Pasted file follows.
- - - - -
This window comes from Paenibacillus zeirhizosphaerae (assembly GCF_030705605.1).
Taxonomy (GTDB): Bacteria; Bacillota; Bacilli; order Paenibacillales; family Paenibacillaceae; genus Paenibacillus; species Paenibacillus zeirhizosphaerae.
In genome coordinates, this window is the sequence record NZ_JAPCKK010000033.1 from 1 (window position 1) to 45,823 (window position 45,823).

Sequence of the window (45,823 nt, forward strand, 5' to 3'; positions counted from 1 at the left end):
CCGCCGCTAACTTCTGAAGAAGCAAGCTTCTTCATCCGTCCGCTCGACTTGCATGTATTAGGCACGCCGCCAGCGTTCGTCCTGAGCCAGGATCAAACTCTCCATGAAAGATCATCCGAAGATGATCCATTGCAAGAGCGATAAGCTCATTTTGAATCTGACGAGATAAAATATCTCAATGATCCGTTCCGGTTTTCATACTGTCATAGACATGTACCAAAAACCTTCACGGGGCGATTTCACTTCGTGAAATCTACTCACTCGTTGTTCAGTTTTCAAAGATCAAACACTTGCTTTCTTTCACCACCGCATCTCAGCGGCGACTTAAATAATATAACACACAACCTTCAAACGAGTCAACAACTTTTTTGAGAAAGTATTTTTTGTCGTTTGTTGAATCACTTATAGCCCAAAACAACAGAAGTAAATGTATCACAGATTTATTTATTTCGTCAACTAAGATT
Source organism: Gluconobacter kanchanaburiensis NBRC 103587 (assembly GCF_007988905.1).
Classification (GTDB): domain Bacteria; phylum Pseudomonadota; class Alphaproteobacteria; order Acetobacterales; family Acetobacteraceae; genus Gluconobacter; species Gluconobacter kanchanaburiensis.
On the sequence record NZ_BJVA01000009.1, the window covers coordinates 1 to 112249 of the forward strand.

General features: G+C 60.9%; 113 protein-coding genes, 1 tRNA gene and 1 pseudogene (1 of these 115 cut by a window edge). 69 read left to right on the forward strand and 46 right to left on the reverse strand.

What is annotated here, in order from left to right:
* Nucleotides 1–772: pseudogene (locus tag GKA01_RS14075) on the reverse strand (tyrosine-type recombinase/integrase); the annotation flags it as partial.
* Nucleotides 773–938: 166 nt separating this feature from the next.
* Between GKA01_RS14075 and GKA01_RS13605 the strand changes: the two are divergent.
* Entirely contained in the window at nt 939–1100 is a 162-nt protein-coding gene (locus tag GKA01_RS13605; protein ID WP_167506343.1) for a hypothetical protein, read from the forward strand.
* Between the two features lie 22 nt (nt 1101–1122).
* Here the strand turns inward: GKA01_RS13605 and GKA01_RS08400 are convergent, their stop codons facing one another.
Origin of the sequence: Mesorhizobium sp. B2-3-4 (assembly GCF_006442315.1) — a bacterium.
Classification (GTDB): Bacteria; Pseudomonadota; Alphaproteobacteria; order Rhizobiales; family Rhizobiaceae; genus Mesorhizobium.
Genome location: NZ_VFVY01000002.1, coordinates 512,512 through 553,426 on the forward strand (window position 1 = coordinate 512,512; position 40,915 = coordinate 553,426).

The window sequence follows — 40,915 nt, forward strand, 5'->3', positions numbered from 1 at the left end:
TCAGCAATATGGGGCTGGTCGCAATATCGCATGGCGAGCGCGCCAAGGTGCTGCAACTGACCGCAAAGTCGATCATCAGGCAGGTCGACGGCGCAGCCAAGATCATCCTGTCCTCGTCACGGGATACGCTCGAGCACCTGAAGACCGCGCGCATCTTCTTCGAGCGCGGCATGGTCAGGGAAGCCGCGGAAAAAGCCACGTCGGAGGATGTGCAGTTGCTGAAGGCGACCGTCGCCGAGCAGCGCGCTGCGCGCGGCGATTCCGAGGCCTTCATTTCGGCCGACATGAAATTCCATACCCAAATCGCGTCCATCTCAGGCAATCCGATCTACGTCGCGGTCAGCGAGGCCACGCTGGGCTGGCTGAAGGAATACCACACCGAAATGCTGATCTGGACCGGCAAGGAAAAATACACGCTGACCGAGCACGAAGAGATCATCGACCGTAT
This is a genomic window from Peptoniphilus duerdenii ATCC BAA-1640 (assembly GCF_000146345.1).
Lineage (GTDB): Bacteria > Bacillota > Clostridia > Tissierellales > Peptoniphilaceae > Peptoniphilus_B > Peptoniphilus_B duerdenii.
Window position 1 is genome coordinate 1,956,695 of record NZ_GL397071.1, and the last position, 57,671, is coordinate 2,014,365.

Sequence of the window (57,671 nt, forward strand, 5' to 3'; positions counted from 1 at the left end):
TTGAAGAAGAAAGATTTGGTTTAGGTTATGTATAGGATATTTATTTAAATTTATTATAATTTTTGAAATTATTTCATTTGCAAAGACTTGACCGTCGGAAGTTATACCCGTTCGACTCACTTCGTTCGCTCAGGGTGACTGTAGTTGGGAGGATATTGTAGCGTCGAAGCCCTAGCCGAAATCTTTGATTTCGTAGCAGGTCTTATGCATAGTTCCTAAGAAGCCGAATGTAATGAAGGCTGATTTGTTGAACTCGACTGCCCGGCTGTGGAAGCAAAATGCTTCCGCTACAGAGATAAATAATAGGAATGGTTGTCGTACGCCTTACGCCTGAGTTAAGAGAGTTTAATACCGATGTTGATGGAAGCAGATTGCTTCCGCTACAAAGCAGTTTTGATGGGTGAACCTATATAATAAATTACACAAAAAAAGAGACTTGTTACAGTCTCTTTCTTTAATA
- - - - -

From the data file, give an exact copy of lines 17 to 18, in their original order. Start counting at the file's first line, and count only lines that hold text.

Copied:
Origin of the sequence: Mesorhizobium sp. B2-3-4 (assembly GCF_006442315.1) — a bacterium.
Classification (GTDB): Bacteria; Pseudomonadota; Alphaproteobacteria; order Rhizobiales; family Rhizobiaceae; genus Mesorhizobium.